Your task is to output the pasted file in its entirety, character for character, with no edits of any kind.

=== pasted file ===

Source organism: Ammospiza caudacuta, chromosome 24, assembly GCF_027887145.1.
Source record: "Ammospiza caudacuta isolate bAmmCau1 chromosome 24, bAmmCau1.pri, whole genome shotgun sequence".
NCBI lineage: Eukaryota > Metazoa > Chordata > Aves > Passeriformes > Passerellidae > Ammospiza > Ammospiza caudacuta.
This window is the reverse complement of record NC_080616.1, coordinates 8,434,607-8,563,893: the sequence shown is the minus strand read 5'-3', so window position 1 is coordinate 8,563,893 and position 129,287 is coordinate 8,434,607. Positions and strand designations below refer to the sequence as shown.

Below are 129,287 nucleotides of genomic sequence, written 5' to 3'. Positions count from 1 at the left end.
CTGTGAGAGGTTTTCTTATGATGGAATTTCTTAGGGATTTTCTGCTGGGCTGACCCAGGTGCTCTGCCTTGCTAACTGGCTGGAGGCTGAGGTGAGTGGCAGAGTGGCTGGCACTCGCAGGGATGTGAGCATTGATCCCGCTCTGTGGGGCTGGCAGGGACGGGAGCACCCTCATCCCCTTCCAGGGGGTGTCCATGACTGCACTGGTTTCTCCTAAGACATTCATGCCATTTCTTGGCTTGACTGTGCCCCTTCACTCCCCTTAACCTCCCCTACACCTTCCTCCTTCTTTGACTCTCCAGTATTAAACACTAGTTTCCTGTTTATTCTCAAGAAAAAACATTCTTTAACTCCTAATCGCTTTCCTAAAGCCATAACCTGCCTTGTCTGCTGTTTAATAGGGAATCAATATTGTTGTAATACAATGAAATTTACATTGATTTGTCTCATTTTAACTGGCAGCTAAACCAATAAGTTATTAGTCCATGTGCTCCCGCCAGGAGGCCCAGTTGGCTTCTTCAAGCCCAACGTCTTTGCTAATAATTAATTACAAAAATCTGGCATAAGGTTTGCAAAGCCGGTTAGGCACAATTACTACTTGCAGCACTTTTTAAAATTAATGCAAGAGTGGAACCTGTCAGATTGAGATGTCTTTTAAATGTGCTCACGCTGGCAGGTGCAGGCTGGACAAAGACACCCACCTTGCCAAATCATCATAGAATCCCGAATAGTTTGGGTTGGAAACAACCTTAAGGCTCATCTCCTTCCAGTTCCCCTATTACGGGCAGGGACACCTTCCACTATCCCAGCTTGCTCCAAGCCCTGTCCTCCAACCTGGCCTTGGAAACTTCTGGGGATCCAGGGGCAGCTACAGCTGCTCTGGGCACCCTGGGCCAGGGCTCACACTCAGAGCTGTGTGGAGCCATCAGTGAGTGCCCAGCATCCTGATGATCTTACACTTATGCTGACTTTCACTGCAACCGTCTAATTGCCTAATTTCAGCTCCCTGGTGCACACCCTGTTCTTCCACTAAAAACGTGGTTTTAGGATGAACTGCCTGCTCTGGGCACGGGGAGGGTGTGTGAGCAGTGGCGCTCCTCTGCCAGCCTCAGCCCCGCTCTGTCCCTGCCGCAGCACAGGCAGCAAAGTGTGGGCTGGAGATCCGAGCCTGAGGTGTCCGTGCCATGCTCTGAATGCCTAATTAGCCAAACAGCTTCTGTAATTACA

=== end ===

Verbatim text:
Source organism: Ammospiza caudacuta, chromosome 24, assembly GCF_027887145.1.
Source record: "Ammospiza caudacuta isolate bAmmCau1 chromosome 24, bAmmCau1.pri, whole genome shotgun sequence".
NCBI lineage: Eukaryota > Metazoa > Chordata > Aves > Passeriformes > Passerellidae > Ammospiza > Ammospiza caudacuta.
This window is the reverse complement of record NC_080616.1, coordinates 8,434,607-8,563,893: the sequence shown is the minus strand read 5'-3', so window position 1 is coordinate 8,563,893 and position 129,287 is coordinate 8,434,607. Positions and strand designations below refer to the sequence as shown.

Below are 129,287 nucleotides of genomic sequence, written 5' to 3'. Positions count from 1 at the left end.
CTGTGAGAGGTTTTCTTATGATGGAATTTCTTAGGGATTTTCTGCTGGGCTGACCCAGGTGCTCTGCCTTGCTAACTGGCTGGAGGCTGAGGTGAGTGGCAGAGTGGCTGGCACTCGCAGGGATGTGAGCATTGATCCCGCTCTGTGGGGCTGGCAGGGACGGGAGCACCCTCATCCCCTTCCAGGGGGTGTCCATGACTGCACTGGTTTCTCCTAAGACATTCATGCCATTTCTTGGCTTGACTGTGCCCCTTCACTCCCCTTAACCTCCCCTACACCTTCCTCCTTCTTTGACTCTCCAGTATTAAACACTAGTTTCCTGTTTATTCTCAAGAAAAAACATTCTTTAACTCCTAATCGCTTTCCTAAAGCCATAACCTGCCTTGTCTGCTGTTTAATAGGGAATCAATATTGTTGTAATACAATGAAATTTACATTGATTTGTCTCATTTTAACTGGCAGCTAAACCAATAAGTTATTAGTCCATGTGCTCCCGCCAGGAGGCCCAGTTGGCTTCTTCAAGCCCAACGTCTTTGCTAATAATTAATTACAAAAATCTGGCATAAGGTTTGCAAAGCCGGTTAGGCACAATTACTACTTGCAGCACTTTTTAAAATTAATGCAAGAGTGGAACCTGTCAGATTGAGATGTCTTTTAAATGTGCTCACGCTGGCAGGTGCAGGCTGGACAAAGACACCCACCTTGCCAAATCATCATAGAATCCCGAATAGTTTGGGTTGGAAACAACCTTAAGGCTCATCTCCTTCCAGTTCCCCTATTACGGGCAGGGACACCTTCCACTATCCCAGCTTGCTCCAAGCCCTGTCCTCCAACCTGGCCTTGGAAACTTCTGGGGATCCAGGGGCAGCTACAGCTGCTCTGGGCACCCTGGGCCAGGGCTCACACTCAGAGCTGTGTGGAGCCATCAGTGAGTGCCCAGCATCCTGATGATCTTACACTTATGCTGACTTTCACTGCAACCGTCTAATTGCCTAATTTCAGCTCCCTGGTGCACACCCTGTTCTTCCACTAAAAACGTGGTTTTAGGATGAACTGCCTGCTCTGGGCACGGGGAGGGTGTGTGAGCAGTGGCGCTCCTCTGCCAGCCTCAGCCCCGCTCTGTCCCTGCCGCAGCACAGGCAGCAAAGTGTGGGCTGGAGATCCGAGCCTGAGGTGTCCGTGCCATGCTCTGAATGCCTAATTAGCCAAACAGCTTCTGTAATTACA